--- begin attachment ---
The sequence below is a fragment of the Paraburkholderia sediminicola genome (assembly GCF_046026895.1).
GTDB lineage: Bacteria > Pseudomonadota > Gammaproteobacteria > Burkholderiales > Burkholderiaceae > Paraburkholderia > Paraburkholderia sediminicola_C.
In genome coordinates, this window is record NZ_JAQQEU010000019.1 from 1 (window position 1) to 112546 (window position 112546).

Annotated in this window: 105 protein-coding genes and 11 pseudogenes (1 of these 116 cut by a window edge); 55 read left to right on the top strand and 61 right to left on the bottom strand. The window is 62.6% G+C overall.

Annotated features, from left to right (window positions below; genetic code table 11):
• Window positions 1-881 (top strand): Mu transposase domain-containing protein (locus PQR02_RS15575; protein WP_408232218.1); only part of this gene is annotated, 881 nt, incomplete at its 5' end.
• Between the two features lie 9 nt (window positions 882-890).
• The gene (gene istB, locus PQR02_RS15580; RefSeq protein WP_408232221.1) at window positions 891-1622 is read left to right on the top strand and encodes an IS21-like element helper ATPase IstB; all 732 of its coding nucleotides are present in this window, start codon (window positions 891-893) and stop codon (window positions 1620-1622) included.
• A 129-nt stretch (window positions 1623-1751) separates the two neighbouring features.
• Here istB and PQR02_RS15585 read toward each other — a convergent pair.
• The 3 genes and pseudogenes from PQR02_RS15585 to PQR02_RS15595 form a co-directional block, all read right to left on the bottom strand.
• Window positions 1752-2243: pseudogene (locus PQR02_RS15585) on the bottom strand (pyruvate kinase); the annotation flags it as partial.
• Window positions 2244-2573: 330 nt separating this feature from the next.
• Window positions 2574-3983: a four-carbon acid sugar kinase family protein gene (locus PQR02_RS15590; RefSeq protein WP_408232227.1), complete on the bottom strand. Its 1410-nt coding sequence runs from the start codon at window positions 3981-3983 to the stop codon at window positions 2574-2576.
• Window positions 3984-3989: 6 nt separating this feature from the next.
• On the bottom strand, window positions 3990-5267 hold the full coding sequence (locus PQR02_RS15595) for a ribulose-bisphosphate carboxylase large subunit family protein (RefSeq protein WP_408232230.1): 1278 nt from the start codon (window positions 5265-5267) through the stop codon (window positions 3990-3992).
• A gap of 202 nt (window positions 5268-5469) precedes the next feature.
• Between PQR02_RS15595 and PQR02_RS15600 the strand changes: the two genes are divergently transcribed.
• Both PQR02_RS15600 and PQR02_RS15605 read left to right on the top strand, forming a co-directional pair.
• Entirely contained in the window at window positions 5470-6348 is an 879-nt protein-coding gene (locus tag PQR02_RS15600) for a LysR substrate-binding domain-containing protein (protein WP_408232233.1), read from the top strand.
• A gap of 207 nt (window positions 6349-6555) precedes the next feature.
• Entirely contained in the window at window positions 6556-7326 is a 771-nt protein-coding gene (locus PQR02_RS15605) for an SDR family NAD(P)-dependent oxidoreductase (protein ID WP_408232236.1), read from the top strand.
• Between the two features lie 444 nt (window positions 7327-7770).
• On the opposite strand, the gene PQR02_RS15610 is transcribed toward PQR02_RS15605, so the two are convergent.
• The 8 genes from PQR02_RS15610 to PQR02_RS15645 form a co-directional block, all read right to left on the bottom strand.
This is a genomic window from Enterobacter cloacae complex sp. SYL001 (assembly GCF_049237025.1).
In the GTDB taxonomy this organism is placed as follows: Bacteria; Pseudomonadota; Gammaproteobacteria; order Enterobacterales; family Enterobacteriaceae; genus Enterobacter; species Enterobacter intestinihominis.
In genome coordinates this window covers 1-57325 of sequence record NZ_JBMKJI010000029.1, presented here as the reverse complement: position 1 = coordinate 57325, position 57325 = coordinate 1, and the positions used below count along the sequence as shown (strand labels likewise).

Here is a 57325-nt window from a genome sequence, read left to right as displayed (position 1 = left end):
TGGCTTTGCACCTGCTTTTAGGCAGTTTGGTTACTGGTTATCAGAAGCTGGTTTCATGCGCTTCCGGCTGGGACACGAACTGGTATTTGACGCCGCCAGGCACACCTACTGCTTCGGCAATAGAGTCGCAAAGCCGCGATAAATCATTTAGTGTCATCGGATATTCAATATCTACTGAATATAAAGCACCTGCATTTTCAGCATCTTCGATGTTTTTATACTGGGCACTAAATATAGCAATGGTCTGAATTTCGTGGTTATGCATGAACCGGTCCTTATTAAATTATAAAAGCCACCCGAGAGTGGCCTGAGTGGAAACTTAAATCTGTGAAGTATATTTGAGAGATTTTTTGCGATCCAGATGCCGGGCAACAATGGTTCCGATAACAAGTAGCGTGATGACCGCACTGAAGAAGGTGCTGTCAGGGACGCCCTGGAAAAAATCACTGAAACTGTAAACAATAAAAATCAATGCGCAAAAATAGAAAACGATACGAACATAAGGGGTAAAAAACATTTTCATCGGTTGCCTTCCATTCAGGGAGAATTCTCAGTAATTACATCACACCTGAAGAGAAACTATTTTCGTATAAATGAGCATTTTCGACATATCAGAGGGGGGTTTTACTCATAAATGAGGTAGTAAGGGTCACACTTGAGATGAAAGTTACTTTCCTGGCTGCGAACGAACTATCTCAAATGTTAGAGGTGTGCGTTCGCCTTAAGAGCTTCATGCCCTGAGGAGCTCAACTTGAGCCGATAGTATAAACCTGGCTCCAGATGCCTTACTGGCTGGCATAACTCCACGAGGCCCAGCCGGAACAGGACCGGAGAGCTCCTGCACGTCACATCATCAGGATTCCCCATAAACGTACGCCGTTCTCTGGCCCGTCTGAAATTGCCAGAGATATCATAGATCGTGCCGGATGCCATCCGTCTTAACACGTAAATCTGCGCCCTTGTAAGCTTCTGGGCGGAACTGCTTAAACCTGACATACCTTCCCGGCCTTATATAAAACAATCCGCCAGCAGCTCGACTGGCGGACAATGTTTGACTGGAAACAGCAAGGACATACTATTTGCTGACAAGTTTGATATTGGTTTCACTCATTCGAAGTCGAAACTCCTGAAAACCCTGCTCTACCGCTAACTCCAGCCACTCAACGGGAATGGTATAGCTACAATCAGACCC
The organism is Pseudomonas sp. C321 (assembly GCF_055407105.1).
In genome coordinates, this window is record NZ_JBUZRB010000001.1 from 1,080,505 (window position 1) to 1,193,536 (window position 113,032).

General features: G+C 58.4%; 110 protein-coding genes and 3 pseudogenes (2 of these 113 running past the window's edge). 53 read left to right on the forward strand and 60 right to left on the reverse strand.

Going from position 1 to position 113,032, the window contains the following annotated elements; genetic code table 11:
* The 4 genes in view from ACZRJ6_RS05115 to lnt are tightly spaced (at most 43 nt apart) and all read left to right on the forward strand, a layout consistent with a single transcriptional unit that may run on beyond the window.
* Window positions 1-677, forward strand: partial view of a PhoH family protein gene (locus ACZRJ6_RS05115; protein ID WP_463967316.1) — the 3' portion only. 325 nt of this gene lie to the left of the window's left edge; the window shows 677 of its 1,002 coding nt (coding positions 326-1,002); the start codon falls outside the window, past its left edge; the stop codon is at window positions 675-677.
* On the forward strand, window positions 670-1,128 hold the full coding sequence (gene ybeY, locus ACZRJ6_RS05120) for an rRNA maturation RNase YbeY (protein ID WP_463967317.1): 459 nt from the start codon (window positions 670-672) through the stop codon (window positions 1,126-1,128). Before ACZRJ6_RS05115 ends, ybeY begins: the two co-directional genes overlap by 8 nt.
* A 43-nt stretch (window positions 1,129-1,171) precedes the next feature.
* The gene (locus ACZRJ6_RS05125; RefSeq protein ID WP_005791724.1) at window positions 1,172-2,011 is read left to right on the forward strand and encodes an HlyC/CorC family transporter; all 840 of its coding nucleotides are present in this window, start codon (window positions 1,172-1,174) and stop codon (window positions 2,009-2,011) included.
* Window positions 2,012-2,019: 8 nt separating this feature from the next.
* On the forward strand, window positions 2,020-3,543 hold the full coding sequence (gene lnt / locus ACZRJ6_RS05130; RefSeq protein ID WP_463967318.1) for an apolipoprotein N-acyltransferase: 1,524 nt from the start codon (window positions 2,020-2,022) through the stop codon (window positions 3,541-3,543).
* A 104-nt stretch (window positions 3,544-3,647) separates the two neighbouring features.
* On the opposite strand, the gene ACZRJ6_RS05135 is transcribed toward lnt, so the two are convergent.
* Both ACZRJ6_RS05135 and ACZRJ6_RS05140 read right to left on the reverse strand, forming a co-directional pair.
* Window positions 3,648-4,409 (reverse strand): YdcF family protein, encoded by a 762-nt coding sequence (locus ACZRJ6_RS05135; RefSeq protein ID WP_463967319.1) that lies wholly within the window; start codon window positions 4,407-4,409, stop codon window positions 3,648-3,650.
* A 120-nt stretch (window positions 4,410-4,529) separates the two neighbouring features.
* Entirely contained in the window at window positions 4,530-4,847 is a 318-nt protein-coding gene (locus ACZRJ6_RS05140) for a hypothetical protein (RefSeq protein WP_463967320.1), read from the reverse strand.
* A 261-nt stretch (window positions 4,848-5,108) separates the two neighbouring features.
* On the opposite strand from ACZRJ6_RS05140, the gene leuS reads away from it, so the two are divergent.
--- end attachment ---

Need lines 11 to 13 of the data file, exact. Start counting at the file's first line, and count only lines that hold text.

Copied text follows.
• The 3 genes and pseudogenes from PQR02_RS15585 to PQR02_RS15595 form a co-directional block, all read right to left on the bottom strand.
• Window positions 1752-2243: pseudogene (locus PQR02_RS15585) on the bottom strand (pyruvate kinase); the annotation flags it as partial.
• Window positions 2244-2573: 330 nt separating this feature from the next.